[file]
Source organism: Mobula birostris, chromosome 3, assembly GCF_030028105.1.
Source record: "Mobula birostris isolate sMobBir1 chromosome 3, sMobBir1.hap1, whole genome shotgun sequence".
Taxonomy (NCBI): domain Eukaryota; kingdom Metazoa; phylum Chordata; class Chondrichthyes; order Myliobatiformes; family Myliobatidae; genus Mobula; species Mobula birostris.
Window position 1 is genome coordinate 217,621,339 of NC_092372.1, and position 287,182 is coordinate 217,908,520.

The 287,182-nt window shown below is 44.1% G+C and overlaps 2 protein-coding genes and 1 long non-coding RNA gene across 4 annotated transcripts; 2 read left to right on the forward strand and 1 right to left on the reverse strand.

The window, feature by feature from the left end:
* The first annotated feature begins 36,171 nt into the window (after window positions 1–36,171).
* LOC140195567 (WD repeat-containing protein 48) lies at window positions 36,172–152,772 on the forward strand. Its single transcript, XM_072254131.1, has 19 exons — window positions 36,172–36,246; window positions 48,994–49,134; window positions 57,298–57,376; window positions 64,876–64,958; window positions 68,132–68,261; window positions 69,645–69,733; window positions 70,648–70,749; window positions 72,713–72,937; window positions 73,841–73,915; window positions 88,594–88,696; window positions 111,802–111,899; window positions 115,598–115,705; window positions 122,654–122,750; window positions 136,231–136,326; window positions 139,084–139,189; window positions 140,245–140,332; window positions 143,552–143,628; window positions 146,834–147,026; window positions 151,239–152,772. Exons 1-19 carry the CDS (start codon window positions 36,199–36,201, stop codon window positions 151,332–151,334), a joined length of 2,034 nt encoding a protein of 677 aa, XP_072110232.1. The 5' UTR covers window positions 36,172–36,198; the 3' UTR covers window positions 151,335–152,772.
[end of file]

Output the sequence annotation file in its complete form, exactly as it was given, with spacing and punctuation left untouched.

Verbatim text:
Source organism: Mobula birostris, chromosome 3, assembly GCF_030028105.1.
Source record: "Mobula birostris isolate sMobBir1 chromosome 3, sMobBir1.hap1, whole genome shotgun sequence".
Taxonomy (NCBI): domain Eukaryota; kingdom Metazoa; phylum Chordata; class Chondrichthyes; order Myliobatiformes; family Myliobatidae; genus Mobula; species Mobula birostris.
Window position 1 is genome coordinate 217,621,339 of NC_092372.1, and position 287,182 is coordinate 217,908,520.

The 287,182-nt window shown below is 44.1% G+C and overlaps 2 protein-coding genes and 1 long non-coding RNA gene across 4 annotated transcripts; 2 read left to right on the forward strand and 1 right to left on the reverse strand.

The window, feature by feature from the left end:
* The first annotated feature begins 36,171 nt into the window (after window positions 1–36,171).
* LOC140195567 (WD repeat-containing protein 48) lies at window positions 36,172–152,772 on the forward strand. Its single transcript, XM_072254131.1, has 19 exons — window positions 36,172–36,246; window positions 48,994–49,134; window positions 57,298–57,376; window positions 64,876–64,958; window positions 68,132–68,261; window positions 69,645–69,733; window positions 70,648–70,749; window positions 72,713–72,937; window positions 73,841–73,915; window positions 88,594–88,696; window positions 111,802–111,899; window positions 115,598–115,705; window positions 122,654–122,750; window positions 136,231–136,326; window positions 139,084–139,189; window positions 140,245–140,332; window positions 143,552–143,628; window positions 146,834–147,026; window positions 151,239–152,772. Exons 1-19 carry the CDS (start codon window positions 36,199–36,201, stop codon window positions 151,332–151,334), a joined length of 2,034 nt encoding a protein of 677 aa, XP_072110232.1. The 5' UTR covers window positions 36,172–36,198; the 3' UTR covers window positions 151,335–152,772.